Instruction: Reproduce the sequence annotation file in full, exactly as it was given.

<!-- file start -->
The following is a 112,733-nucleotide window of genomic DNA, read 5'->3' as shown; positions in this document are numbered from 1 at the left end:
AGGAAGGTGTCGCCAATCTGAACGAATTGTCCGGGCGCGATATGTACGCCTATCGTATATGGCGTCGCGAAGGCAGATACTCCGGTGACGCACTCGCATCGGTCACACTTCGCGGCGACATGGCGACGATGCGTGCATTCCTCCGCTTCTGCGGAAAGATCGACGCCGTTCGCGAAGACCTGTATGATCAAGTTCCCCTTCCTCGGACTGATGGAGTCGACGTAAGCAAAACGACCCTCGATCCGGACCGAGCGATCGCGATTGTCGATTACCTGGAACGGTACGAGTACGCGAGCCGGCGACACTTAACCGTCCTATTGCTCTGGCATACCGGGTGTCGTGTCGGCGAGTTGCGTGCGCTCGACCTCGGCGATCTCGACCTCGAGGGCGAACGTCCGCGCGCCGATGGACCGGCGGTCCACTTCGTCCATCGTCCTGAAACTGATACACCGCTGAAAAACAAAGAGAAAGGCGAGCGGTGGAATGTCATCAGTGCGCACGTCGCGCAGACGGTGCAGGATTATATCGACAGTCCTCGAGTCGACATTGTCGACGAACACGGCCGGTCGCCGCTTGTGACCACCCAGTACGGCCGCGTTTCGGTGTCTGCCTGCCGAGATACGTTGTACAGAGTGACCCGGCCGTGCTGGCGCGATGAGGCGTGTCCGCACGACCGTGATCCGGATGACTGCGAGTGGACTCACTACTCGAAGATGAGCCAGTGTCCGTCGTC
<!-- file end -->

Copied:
The following is a 112,733-nucleotide window of genomic DNA, read 5'->3' as shown; positions in this document are numbered from 1 at the left end:
AGGAAGGTGTCGCCAATCTGAACGAATTGTCCGGGCGCGATATGTACGCCTATCGTATATGGCGTCGCGAAGGCAGATACTCCGGTGACGCACTCGCATCGGTCACACTTCGCGGCGACATGGCGACGATGCGTGCATTCCTCCGCTTCTGCGGAAAGATCGACGCCGTTCGCGAAGACCTGTATGATCAAGTTCCCCTTCCTCGGACTGATGGAGTCGACGTAAGCAAAACGACCCTCGATCCGGACCGAGCGATCGCGATTGTCGATTACCTGGAACGGTACGAGTACGCGAGCCGGCGACACTTAACCGTCCTATTGCTCTGGCATACCGGGTGTCGTGTCGGCGAGTTGCGTGCGCTCGACCTCGGCGATCTCGACCTCGAGGGCGAACGTCCGCGCGCCGATGGACCGGCGGTCCACTTCGTCCATCGTCCTGAAACTGATACACCGCTGAAAAACAAAGAGAAAGGCGAGCGGTGGAATGTCATCAGTGCGCACGTCGCGCAGACGGTGCAGGATTATATCGACAGTCCTCGAGTCGACATTGTCGACGAACACGGCCGGTCGCCGCTTGTGACCACCCAGTACGGCCGCGTTTCGGTGTCTGCCTGCCGAGATACGTTGTACAGAGTGACCCGGCCGTGCTGGCGCGATGAGGCGTGTCCGCACGACCGTGATCCGGATGACTGCGAGTGGACTCACTACTCGAAGATGAGCCAGTGTCCGTCGTC